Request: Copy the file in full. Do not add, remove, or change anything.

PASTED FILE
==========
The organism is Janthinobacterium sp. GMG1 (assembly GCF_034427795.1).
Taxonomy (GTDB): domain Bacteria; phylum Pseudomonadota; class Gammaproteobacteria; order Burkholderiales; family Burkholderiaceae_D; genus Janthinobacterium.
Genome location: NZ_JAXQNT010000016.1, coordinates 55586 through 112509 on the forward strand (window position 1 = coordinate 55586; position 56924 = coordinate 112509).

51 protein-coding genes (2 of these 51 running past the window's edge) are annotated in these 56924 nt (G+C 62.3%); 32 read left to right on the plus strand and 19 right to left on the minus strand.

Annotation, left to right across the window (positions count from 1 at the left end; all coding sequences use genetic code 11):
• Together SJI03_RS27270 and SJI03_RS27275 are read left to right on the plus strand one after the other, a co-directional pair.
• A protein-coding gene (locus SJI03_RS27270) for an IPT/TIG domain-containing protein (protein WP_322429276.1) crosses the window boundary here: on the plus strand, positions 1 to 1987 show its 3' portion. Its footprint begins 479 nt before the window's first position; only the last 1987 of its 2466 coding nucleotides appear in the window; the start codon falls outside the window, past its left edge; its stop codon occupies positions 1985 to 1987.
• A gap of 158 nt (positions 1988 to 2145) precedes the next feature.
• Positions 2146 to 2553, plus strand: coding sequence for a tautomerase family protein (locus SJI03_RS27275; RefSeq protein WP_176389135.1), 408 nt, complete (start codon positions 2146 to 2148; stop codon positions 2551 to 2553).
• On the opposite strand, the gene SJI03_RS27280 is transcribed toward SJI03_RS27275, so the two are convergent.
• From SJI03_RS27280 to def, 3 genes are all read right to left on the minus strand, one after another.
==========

The organism is Janthinobacterium sp. GMG1 (assembly GCF_034427795.1).
Taxonomy (GTDB): domain Bacteria; phylum Pseudomonadota; class Gammaproteobacteria; order Burkholderiales; family Burkholderiaceae_D; genus Janthinobacterium.
Genome location: NZ_JAXQNT010000016.1, coordinates 55586 through 112509 on the forward strand (window position 1 = coordinate 55586; position 56924 = coordinate 112509).

51 protein-coding genes (2 of these 51 running past the window's edge) are annotated in these 56924 nt (G+C 62.3%); 32 read left to right on the plus strand and 19 right to left on the minus strand.

Annotation, left to right across the window (positions count from 1 at the left end; all coding sequences use genetic code 11):
• Together SJI03_RS27270 and SJI03_RS27275 are read left to right on the plus strand one after the other, a co-directional pair.
• A protein-coding gene (locus SJI03_RS27270) for an IPT/TIG domain-containing protein (protein WP_322429276.1) crosses the window boundary here: on the plus strand, positions 1 to 1987 show its 3' portion. Its footprint begins 479 nt before the window's first position; only the last 1987 of its 2466 coding nucleotides appear in the window; the start codon falls outside the window, past its left edge; its stop codon occupies positions 1985 to 1987.
• A gap of 158 nt (positions 1988 to 2145) precedes the next feature.
• Positions 2146 to 2553, plus strand: coding sequence for a tautomerase family protein (locus SJI03_RS27275; RefSeq protein WP_176389135.1), 408 nt, complete (start codon positions 2146 to 2148; stop codon positions 2551 to 2553).
• On the opposite strand, the gene SJI03_RS27280 is transcribed toward SJI03_RS27275, so the two are convergent.
• From SJI03_RS27280 to def, 3 genes are all read right to left on the minus strand, one after another.